What struck me about the film is that there’s very little dialogue. And dialogue that is there, tends to be secondary to the sound design and score. Did you strip down the dialogue as the writing process continued?
There were scenes that [co-writer[ Walter [Campbell] and I wrote in the screenplay that we ended up making the film from, which were three or four pages of dialogue, that’s just not how I shot it and it didn’t need to be. A lot of that dialogue was there really for people to read, for the script to be coherent. Once we understood that the way to make this film was to put [Scarlett Johansson] in disguise and drop her into the world and photograph as covertly as could, I began to serve that, so it was very easy to throw three pages of dialogue out because, her with a guy she had just picked up who doesn’t even know he’s being filmed, that dialogue is going to depart from anything you can think of.
So where did that decision come in to approach this on the sly, shooting with non-actors?
I think you commit to this character as an alien in human form, and there are so many tropes that you are trying to avoid. You’re looking for fresh ground somewhere, and really as you try to analyze this carefully, how do you do that? It became very clear to me that it was about a conceit, it was about filming it and making the form and kind of content be the same thing. Like trying to create a Trojan horse—which is what she is as a character in the story—and filming it and photographing it in exactly the same way, would serve that narrative. So they become inextricably linked.
At the beginning of the movie in the brilliant opening sequence you hear the word “film” repeated, is that an admission by you the filmmaker that what you’re experiencing is a construct?
Let me tell you the origin of that, I really admire your insight, it’s fantastic, but I can’t lay claim to that. Scarlett had to learn how to speak with an English accent, she had to learn how to drive on the other side of the road, she had to have costume, wig, makeup, all that stuff. So in the ten days before we started filming, she was going through her prep and one of the exercises was to learn how to speak with an English accent, she worked with a voice coach who invented this phonetic system of repeating word fragments. And I said, Can I come in and listen to Scarlett doing her stuff?” So what you’re doing is you’re watching a parallel of watching your actress in disguise and being prepped to go out in the world. It becomes part of your film and you look at it and I thought, “That’s fantastic.” I heard Scarlett saying those words and I thought I’m going to use that. So the words that Scarlett says, “film” is one of the words that Scarlett says, but by pure chance. So I can’t take credit for that.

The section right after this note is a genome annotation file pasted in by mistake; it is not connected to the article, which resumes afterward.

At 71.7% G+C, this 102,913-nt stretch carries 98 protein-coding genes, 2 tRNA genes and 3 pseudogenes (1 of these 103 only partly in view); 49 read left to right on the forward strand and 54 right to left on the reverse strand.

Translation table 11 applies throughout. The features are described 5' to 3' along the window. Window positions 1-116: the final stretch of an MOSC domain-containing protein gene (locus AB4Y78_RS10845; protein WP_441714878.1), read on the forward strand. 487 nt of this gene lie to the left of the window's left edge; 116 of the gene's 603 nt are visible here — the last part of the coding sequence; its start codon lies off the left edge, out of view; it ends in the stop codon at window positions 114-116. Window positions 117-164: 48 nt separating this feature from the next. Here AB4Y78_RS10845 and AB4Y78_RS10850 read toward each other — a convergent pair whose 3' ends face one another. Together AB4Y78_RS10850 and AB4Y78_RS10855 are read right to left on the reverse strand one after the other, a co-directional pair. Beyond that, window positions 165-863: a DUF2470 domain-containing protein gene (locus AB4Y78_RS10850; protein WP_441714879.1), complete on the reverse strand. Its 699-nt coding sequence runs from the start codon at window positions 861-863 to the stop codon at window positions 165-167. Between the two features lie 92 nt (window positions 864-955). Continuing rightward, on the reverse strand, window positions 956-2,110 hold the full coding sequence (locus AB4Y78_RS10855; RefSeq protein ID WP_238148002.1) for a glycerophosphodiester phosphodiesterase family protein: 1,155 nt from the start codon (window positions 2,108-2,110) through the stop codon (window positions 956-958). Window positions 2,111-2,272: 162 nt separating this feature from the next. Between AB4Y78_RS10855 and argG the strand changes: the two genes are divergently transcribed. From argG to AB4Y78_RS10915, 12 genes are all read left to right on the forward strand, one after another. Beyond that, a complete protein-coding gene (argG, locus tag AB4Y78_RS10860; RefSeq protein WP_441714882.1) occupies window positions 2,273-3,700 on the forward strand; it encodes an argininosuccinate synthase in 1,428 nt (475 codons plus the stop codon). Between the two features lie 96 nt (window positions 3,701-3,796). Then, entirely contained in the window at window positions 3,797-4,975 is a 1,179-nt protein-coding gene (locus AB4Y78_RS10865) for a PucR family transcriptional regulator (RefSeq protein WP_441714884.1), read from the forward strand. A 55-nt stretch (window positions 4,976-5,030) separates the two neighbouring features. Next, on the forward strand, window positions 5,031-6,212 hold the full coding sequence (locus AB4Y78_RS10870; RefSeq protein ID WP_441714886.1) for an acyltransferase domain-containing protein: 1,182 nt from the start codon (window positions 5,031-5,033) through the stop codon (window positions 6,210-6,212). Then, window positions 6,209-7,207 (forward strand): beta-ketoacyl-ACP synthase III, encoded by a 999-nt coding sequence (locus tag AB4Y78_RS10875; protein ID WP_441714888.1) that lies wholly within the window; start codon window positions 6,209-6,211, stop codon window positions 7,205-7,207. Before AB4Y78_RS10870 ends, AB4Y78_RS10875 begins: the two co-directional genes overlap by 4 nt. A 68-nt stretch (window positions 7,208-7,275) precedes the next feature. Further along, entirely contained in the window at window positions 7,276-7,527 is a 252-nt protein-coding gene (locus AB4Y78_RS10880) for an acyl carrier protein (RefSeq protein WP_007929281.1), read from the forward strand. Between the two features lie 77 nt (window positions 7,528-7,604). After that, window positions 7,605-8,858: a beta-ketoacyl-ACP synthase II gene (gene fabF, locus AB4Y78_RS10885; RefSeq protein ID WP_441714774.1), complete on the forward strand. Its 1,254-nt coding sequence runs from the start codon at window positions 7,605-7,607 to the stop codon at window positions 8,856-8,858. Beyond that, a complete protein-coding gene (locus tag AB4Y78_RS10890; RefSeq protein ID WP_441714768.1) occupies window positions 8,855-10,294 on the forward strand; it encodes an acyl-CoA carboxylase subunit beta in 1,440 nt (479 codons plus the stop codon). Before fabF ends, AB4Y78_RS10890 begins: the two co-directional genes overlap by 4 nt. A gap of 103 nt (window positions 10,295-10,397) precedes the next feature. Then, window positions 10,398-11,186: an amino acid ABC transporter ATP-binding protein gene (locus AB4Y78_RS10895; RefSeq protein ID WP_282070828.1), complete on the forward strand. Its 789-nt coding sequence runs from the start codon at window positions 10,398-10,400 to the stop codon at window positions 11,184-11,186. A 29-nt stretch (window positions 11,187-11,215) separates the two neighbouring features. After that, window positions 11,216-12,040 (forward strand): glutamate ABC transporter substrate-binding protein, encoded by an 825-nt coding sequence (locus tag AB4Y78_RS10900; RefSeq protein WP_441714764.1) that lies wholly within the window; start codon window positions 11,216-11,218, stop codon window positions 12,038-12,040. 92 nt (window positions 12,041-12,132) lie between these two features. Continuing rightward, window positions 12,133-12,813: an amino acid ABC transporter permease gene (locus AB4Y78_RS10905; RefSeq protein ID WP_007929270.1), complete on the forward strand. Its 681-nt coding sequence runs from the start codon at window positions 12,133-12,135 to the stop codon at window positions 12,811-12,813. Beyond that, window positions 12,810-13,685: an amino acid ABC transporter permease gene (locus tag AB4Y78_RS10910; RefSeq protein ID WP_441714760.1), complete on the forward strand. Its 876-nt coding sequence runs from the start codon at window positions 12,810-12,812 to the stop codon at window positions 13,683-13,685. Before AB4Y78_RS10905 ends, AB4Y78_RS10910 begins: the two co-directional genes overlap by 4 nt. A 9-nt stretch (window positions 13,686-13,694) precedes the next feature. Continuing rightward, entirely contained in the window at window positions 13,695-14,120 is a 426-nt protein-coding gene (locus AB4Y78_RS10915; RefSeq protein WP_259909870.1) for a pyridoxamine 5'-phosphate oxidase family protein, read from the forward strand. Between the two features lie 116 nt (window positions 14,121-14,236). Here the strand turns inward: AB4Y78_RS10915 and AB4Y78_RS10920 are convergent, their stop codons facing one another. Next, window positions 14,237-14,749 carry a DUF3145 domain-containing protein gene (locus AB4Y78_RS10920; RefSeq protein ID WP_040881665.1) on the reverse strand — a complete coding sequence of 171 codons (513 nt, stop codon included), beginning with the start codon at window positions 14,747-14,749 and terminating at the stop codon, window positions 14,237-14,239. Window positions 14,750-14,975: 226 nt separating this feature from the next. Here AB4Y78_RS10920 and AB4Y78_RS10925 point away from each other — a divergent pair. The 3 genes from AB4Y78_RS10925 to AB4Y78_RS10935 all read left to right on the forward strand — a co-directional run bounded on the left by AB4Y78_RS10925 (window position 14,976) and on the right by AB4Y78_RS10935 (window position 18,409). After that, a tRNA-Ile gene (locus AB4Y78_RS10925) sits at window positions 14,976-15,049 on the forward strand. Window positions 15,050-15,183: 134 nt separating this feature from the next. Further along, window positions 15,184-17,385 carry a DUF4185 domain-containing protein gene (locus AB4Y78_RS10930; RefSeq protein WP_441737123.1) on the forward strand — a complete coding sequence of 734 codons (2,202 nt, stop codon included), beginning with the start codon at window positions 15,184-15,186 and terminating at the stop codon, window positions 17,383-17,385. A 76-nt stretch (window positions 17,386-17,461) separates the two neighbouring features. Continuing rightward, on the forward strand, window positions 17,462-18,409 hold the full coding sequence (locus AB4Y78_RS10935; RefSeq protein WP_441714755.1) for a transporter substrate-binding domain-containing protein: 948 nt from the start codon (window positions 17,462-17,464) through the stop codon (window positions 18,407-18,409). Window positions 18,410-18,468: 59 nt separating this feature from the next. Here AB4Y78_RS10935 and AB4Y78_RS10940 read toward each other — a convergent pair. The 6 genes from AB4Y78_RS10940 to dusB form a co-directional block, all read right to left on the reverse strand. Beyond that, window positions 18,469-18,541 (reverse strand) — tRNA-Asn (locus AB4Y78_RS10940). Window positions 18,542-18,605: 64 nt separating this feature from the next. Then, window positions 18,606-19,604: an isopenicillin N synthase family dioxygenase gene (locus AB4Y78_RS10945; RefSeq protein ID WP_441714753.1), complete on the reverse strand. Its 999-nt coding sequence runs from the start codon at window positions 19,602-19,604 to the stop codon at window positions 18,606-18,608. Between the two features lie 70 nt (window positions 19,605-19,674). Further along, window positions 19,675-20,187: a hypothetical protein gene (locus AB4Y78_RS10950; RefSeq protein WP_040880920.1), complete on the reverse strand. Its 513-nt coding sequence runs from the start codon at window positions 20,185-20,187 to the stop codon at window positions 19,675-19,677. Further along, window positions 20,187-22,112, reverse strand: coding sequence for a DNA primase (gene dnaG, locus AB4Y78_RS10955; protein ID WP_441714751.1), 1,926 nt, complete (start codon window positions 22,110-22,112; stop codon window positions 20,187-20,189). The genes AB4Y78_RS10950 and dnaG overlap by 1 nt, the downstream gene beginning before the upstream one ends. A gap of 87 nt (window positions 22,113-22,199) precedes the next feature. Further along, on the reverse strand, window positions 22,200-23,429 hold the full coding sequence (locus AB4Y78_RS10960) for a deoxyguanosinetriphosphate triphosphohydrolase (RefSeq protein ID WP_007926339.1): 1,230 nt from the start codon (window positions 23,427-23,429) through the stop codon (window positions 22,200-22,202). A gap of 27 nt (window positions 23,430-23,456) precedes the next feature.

The score by Mica Levi is phenomenal. What kind of conversations did you have about what you wanted and what did you see in her talent that was right for this?
Peter Raven, who’s the music producer on this film I’ve worked with for years on most of my stuff, and there came a day where he said, “Look we’ve got to find a composer, it’s time to get going on the music.” I delayed this as long as possible [and] when I cut, I don’t use temp, I cut absolutely dry. Anyway, I went over to his studio, and we talked three or four years ago, and I said to him, “Look, this is not going to be some sort of Hollywood guy, this will be a genius in a bedsit. Somewhere out there is this voice for this film.” And I knew it would be the soul of the film.